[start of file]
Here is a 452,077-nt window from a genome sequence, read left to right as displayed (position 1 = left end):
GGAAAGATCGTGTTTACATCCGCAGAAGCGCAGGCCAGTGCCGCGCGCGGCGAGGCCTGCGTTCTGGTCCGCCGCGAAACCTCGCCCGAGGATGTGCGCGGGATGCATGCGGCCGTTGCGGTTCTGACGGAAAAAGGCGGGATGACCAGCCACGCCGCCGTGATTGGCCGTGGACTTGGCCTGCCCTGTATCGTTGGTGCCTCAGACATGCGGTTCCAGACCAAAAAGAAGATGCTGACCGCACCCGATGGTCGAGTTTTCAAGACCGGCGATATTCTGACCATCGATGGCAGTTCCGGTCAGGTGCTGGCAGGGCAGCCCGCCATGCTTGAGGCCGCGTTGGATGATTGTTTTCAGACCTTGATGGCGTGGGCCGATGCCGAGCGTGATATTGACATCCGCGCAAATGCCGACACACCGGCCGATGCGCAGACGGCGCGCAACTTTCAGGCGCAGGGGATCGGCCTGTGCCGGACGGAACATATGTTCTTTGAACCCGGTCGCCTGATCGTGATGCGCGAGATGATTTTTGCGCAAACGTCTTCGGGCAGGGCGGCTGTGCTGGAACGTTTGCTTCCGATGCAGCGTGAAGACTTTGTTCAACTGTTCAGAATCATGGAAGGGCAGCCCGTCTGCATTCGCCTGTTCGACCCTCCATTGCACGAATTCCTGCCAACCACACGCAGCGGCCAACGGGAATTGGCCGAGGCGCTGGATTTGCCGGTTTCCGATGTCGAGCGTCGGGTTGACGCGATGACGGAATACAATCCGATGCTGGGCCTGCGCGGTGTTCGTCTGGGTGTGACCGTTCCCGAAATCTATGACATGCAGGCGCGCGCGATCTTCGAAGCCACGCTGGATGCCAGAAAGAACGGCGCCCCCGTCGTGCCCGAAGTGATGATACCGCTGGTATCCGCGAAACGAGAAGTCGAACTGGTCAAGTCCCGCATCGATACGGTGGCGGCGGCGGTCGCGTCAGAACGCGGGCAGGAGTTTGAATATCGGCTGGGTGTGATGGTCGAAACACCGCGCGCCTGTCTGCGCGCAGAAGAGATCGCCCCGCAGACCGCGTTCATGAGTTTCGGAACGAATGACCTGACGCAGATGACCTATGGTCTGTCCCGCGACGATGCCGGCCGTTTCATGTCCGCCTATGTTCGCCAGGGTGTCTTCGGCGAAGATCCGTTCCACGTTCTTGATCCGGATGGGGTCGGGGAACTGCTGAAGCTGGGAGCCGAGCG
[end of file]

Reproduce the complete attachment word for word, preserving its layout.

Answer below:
Here is a 452,077-nt window from a genome sequence, read left to right as displayed (position 1 = left end):
GGAAAGATCGTGTTTACATCCGCAGAAGCGCAGGCCAGTGCCGCGCGCGGCGAGGCCTGCGTTCTGGTCCGCCGCGAAACCTCGCCCGAGGATGTGCGCGGGATGCATGCGGCCGTTGCGGTTCTGACGGAAAAAGGCGGGATGACCAGCCACGCCGCCGTGATTGGCCGTGGACTTGGCCTGCCCTGTATCGTTGGTGCCTCAGACATGCGGTTCCAGACCAAAAAGAAGATGCTGACCGCACCCGATGGTCGAGTTTTCAAGACCGGCGATATTCTGACCATCGATGGCAGTTCCGGTCAGGTGCTGGCAGGGCAGCCCGCCATGCTTGAGGCCGCGTTGGATGATTGTTTTCAGACCTTGATGGCGTGGGCCGATGCCGAGCGTGATATTGACATCCGCGCAAATGCCGACACACCGGCCGATGCGCAGACGGCGCGCAACTTTCAGGCGCAGGGGATCGGCCTGTGCCGGACGGAACATATGTTCTTTGAACCCGGTCGCCTGATCGTGATGCGCGAGATGATTTTTGCGCAAACGTCTTCGGGCAGGGCGGCTGTGCTGGAACGTTTGCTTCCGATGCAGCGTGAAGACTTTGTTCAACTGTTCAGAATCATGGAAGGGCAGCCCGTCTGCATTCGCCTGTTCGACCCTCCATTGCACGAATTCCTGCCAACCACACGCAGCGGCCAACGGGAATTGGCCGAGGCGCTGGATTTGCCGGTTTCCGATGTCGAGCGTCGGGTTGACGCGATGACGGAATACAATCCGATGCTGGGCCTGCGCGGTGTTCGTCTGGGTGTGACCGTTCCCGAAATCTATGACATGCAGGCGCGCGCGATCTTCGAAGCCACGCTGGATGCCAGAAAGAACGGCGCCCCCGTCGTGCCCGAAGTGATGATACCGCTGGTATCCGCGAAACGAGAAGTCGAACTGGTCAAGTCCCGCATCGATACGGTGGCGGCGGCGGTCGCGTCAGAACGCGGGCAGGAGTTTGAATATCGGCTGGGTGTGATGGTCGAAACACCGCGCGCCTGTCTGCGCGCAGAAGAGATCGCCCCGCAGACCGCGTTCATGAGTTTCGGAACGAATGACCTGACGCAGATGACCTATGGTCTGTCCCGCGACGATGCCGGCCGTTTCATGTCCGCCTATGTTCGCCAGGGTGTCTTCGGCGAAGATCCGTTCCACGTTCTTGATCCGGATGGGGTCGGGGAACTGCTGAAGCTGGGAGCCGAGCG